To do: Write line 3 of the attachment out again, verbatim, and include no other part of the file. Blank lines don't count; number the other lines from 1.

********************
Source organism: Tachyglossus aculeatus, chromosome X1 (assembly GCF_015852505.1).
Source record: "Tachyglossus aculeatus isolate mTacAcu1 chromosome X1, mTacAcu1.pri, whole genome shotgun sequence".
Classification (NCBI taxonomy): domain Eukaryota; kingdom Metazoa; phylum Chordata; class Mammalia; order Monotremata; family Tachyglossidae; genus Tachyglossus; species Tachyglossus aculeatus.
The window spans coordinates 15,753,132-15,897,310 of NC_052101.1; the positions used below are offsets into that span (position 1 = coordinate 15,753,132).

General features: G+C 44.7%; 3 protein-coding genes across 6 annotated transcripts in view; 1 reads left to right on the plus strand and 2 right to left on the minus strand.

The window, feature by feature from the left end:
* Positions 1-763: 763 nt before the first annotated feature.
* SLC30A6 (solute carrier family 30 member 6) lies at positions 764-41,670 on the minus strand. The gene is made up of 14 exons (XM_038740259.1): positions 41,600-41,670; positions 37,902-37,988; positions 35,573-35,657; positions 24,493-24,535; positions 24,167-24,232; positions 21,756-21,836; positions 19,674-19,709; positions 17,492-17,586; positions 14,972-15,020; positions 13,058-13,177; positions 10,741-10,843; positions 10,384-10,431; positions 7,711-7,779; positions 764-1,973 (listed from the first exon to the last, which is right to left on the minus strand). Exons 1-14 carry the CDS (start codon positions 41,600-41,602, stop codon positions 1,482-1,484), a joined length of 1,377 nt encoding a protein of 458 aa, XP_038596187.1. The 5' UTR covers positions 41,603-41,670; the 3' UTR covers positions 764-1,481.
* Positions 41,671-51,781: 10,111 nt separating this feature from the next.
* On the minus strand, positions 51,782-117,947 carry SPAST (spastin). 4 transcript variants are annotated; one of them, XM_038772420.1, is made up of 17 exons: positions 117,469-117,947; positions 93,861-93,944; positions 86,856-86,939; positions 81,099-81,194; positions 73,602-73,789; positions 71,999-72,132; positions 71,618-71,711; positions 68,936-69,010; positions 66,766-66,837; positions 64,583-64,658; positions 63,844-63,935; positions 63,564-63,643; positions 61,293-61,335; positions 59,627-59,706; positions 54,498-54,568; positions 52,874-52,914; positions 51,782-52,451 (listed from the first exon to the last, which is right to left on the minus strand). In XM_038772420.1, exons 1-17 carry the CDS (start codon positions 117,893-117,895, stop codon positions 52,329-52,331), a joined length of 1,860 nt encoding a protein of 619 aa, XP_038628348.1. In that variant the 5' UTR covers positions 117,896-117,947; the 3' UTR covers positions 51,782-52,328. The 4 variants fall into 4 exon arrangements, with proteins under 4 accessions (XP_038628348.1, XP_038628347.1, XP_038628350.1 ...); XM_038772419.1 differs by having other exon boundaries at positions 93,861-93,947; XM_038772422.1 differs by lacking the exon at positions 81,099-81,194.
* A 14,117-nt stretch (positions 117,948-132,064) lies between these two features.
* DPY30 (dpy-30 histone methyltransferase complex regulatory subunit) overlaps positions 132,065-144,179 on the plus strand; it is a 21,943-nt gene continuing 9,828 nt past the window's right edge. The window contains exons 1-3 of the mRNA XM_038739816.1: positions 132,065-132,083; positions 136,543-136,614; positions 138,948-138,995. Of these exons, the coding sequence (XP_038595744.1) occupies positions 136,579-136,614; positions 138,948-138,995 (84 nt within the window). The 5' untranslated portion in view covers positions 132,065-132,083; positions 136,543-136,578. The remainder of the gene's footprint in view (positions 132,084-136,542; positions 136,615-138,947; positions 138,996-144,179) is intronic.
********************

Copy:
Classification (NCBI taxonomy): domain Eukaryota; kingdom Metazoa; phylum Chordata; class Mammalia; order Monotremata; family Tachyglossidae; genus Tachyglossus; species Tachyglossus aculeatus.